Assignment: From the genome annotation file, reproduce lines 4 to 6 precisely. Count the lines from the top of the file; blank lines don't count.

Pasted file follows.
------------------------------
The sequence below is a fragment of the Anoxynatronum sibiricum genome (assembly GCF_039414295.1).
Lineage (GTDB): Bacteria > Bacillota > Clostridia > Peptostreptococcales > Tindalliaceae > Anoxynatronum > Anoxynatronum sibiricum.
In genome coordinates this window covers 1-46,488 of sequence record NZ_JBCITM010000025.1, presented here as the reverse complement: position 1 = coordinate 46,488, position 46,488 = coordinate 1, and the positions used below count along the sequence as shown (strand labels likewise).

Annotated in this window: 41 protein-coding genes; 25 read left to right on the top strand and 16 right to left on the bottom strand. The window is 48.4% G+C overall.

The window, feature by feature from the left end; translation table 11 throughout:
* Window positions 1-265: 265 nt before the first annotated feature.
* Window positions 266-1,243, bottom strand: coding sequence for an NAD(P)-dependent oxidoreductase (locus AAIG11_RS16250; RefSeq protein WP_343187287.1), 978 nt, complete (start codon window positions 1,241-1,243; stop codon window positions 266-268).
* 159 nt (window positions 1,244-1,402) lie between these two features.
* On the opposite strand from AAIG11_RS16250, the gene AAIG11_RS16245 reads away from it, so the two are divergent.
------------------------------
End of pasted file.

Annotated in this window: 41 protein-coding genes; 25 read left to right on the top strand and 16 right to left on the bottom strand. The window is 48.4% G+C overall.

The window, feature by feature from the left end; translation table 11 throughout:
* Window positions 1-265: 265 nt before the first annotated feature.